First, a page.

Both local and general anesthesia involve risk. There is the possibility of complications, injury, and even rarely death from all forms of surgical anesthesia or sedation. The chance of this is much less than the chance of a fatal car accident.
Although good results are expected, there is no guarantee or warranty expressed or implied, on the results that may be obtained. You may be disappointed with the results of gynecomastia surgery. Asymmetry in nipple location or unanticipated breast shape and size may occur after surgery. Unsatisfactory surgical scar location visible deformities at the ends of the incisions (dog ears), loss of function, wound disruption, poor healing, and loss of sensation may occur. It may be necessary to perform additional surgery to improve your results.
Also, the goal of the surgery is to reduce breast size, and not to give you a chest of an athlete or a body builder. Therefore, you might not be fully satisfied with having a flattened chest with no well formed Pectoralis Muscles. It is your responsibility to develop these muscles by proper training if you seek such chest physic.
Cardiac and Pulmonary Complications
Surgery, especially longer procedures, may be associated with the formation of, or increase in, blood clots in the venous system. Pulmonary complications may occur secondarily to both blood clots (pulmonary emboli), fat deposits (fat emboli) or partial collapse of the lungs after general anesthesia. Pulmonary and fat emboli can be life-threatening or fatal in some circumstances. Inactivity and other conditions may increase the incidence of blood clots traveling to the lungs causing a major blood clot that may result in death. It is important to discuss with your physician any past history of blood clots or swollen legs that may contribute to this condition. Cardiac complications are a risk with any surgery and anesthesia, even in patients without symptoms. If you experience shortness of breath, chest pains, or unusual heart beats, seek medical attention immediately. Should any of these complications occur, you may require hospitalization and additional treatment.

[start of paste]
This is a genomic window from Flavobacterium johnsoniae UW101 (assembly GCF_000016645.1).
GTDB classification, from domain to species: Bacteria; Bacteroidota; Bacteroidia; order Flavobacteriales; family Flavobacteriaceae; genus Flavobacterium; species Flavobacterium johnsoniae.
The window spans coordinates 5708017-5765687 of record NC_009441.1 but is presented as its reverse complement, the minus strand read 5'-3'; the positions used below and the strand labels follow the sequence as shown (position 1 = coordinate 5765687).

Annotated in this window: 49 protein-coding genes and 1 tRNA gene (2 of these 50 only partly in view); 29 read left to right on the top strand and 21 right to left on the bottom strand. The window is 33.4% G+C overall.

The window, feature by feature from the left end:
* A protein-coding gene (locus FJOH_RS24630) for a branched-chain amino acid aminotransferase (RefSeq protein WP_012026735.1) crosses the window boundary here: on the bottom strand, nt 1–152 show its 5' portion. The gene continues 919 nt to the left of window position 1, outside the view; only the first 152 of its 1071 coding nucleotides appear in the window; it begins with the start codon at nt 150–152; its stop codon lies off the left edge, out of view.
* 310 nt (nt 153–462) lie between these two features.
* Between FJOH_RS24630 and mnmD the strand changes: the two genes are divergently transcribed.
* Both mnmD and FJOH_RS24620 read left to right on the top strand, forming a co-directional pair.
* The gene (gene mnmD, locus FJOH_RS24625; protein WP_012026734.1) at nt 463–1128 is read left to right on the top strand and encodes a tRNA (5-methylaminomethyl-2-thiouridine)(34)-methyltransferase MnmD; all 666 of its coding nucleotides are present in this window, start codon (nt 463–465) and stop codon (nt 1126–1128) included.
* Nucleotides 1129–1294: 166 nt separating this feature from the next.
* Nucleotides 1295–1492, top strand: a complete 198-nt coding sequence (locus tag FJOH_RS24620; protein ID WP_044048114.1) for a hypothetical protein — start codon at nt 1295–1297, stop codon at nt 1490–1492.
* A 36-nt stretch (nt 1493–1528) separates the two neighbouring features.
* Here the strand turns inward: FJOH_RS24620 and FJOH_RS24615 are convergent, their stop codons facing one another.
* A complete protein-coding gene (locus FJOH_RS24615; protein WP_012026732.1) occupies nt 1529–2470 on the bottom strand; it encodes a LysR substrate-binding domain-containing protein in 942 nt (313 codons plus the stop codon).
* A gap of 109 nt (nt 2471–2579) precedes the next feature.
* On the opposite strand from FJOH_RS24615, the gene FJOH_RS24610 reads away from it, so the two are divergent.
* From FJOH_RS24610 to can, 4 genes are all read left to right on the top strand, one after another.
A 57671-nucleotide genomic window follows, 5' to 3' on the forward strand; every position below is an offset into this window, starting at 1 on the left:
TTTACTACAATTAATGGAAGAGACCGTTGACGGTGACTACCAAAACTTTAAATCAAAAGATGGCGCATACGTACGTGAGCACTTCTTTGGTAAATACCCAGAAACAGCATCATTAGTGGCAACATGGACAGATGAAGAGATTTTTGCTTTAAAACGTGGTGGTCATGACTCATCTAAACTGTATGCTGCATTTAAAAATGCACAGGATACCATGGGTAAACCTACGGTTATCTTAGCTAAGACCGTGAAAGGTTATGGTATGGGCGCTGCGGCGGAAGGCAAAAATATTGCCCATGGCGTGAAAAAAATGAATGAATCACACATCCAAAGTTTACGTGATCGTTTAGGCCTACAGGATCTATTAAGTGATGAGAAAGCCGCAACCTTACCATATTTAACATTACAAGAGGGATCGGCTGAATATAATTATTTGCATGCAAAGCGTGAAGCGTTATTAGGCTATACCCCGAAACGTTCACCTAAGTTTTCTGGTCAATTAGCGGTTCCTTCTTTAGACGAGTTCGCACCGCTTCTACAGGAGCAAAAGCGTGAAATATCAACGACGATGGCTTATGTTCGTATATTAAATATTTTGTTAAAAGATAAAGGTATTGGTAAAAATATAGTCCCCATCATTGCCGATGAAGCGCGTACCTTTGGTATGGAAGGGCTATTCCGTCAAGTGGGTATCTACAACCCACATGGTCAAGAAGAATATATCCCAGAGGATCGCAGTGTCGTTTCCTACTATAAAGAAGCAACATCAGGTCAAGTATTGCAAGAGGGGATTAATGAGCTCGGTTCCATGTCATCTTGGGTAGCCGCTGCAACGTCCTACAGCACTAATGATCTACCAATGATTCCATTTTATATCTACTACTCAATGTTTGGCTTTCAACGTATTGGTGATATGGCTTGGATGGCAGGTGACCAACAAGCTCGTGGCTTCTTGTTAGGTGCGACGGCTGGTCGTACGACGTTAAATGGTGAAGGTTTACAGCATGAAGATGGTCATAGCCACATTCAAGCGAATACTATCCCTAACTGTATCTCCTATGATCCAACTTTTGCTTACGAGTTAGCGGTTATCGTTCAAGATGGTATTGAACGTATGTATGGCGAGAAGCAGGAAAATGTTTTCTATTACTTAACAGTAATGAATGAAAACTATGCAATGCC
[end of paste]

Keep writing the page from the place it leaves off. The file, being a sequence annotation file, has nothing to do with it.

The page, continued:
Subsequent alterations in the breast shape may occur as the result of aging, sun exposure, weight loss, weight gain or other circumstances not related to your surgery. Breast sagginess may normally occur.
Breast Disease in Male Patients
Breast disease and breast cancer can occur independently of gynecomastia surgery. If a mass is detected, seek professional care immediately to obtain proper care.
Breast and Nipple Piercing Procedures
Individuals who currently wear body piercing jewelry in the breast region are advised that a breast infection could develop from this activity.
Interference with Sentinel Lymph Node Mapping Procedures
Breast surgery procedures (periareolar, transmammary) that involve cutting through breast tissue, similar to a breast biopsy, can potentially interfere with diagnostic procedures to determine lymph node drainage of breast tissue to stage breast cancer. If this is a concern, individuals considering breast surgery by the periareolar, transmammary approach may elect to consider another surgical approach (inframammary or standard periareolar).
Intimate Relations After Surgery
Surgery involves coagulating of blood vessels and increased activity of any kind may open these vessels leading to a bleed, or hematoma. Activity that increases your pulse or heart rate may cause additional bruising, swelling, and the need for return to surgery and control bleeding. It is wise to refrain from sexual activity until your physician states it is safe.
Mental Health Disorders and Elective Surgery